Devoted duo ‘killed by lockdown home brew’

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Devoted duo ‘killed by lockdown home brew’

Engaged Port Nolloth pair said to have been inseparable, as the bottles they used are sent for tests

Journalist
Tony Hilliar and Alida Fouchè died at the weekend. It is believed their deaths were caused by drinking homemade beer.
Devoted Tony Hilliar and Alida Fouchè died at the weekend. It is believed their deaths were caused by drinking homemade beer.
Image: Facebook/Tony Hilliar

Whenever you saw them in town or at the beach, they always held hands.

This is how Pastor Bertus de Jager from Port Nolloth in the Northern Cape will remember Tony Hilliar and Alida Fouchè, who died at the weekend.

Police said on Monday it was suspected that Hilliar and his fiancée died after drinking homemade beer. Two empty bottles of homemade brew have been sent for forensic testing.

Police spokesperson Brig Mohale Ramatseba said Fouchè was found dead in their flat. Hilliar, who was found seriously ill, died in hospital.

Hilliar was from Upington but worked as an estate agent in the coastal town. De Jager said he had known Fouchè for more than six years.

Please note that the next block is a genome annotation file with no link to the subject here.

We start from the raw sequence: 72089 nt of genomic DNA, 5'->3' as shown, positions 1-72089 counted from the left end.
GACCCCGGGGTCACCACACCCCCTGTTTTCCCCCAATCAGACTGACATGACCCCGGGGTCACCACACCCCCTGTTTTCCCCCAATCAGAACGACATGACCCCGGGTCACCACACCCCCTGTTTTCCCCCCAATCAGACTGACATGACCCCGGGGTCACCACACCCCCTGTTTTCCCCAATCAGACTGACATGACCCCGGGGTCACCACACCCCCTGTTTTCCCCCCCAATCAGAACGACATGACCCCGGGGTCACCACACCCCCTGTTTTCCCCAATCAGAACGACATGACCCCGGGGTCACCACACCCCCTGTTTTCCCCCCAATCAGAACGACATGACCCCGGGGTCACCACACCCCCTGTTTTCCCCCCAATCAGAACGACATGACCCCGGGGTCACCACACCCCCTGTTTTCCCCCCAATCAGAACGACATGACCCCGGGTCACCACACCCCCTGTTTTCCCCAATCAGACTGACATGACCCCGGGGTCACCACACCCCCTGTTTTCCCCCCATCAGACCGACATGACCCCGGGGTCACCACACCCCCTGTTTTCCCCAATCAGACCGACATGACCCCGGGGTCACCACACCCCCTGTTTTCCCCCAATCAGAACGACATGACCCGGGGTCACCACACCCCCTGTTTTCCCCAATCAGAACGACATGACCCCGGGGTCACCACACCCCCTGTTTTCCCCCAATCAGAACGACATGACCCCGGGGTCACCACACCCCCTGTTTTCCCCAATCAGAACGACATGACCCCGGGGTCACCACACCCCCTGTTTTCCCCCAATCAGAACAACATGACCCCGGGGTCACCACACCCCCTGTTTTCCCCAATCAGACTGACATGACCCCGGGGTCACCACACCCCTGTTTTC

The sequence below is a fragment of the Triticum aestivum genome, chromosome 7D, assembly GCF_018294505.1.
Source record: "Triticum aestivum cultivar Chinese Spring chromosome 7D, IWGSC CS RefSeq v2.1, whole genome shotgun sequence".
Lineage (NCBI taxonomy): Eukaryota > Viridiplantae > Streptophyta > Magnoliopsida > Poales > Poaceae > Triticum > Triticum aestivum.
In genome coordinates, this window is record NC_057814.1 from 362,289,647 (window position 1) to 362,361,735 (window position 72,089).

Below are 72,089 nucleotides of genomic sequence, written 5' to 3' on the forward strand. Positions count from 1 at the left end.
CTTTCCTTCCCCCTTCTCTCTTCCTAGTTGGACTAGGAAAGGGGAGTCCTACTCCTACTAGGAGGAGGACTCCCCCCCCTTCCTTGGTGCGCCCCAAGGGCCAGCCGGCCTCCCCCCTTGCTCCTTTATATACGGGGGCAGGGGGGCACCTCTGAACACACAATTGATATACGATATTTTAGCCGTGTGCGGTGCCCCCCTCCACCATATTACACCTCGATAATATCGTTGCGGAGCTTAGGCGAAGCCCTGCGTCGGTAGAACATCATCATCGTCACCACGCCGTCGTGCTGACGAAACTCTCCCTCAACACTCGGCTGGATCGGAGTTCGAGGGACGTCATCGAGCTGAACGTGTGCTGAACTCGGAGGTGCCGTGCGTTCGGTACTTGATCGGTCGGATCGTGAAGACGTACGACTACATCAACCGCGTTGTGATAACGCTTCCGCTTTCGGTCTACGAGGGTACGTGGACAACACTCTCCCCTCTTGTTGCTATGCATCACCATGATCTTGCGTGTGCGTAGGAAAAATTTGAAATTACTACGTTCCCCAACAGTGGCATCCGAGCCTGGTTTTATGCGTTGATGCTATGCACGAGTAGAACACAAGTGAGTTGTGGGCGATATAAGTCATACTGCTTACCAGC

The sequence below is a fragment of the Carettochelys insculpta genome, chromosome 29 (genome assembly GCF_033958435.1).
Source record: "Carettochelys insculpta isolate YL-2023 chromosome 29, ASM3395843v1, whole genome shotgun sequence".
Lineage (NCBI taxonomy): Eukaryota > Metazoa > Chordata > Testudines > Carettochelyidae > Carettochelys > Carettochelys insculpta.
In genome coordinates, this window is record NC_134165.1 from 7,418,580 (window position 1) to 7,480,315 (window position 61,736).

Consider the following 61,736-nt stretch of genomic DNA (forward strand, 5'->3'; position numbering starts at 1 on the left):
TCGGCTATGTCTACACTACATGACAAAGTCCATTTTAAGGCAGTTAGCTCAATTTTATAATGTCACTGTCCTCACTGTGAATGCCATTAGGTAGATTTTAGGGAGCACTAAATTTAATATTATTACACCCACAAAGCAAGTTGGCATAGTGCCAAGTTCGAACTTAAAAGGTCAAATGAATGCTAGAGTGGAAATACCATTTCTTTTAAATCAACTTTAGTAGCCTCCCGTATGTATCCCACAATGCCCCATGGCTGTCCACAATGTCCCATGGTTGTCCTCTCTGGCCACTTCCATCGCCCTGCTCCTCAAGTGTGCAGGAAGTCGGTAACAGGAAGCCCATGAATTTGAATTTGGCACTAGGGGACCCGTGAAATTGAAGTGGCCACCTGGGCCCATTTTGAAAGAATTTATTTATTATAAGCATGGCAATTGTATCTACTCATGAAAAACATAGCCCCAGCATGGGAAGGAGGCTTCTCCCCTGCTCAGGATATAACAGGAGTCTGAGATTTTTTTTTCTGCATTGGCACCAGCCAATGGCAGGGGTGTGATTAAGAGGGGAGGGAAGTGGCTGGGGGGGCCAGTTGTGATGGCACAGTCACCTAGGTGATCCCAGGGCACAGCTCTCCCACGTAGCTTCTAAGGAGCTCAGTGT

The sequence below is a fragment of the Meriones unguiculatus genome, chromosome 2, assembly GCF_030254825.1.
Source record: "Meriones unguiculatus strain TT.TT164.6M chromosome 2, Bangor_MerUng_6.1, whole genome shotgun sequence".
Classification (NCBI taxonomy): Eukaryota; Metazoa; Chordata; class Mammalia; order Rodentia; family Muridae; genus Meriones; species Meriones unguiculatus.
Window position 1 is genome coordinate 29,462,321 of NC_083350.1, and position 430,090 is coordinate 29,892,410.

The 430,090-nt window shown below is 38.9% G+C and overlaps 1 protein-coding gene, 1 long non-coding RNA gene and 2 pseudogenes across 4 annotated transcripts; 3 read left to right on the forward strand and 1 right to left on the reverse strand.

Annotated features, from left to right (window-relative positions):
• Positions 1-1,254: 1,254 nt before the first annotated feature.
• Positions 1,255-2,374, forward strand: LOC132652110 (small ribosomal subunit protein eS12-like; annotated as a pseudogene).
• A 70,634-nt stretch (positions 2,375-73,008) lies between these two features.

“She was a very reserved person who cared a lot about people. She called me a few times in the past and asked me to help people in need, even if she was in need herself.

“She loved children. They were always close to her heart. The community is extremely sad and we are praying for their families.”

Citizens have been warned to be careful when brewing their own pineapple or apple beers. Home brewing has spiked with the ban on alcohol sales.

Brewmaster and founder of Brewsters Craft, Apiwe Nxusani-Mawela, said there was nothing wrong with brewing your own beer, but only “if you do it right”.

“If you look at our African cultures, there are people who have been making home brews for years. Things are out of control during the lockdown. There are now many people wanting to produce their own homemade beverages.”

Nxusani-Mawela said many people did not know the correct ways to brew their own beer.

“It’s a natural process that you can’t rush. I’ve also noticed that a lot of people don’t properly clean and sterilise the utensils they are using, which could lead to contamination by bacteria. Even though the bacteria might not kill you, they can spoil your product or make it unfit for human consumption.”

She said brewing usually took about five days.

Brews became undrinkable when they were incorrectly stored or allowed to stand for too long.

“After you have produced it, the quicker you consume it the better, but in moderation. It is a product that will go off with time.”

Key things to look out for before drinking homemade beer included any fungal growth or whether the smell was “off”. 

“Always take a sip and wait before consuming the entire product. People need to read more and learn about brewing,” Nxusani-Mawela said.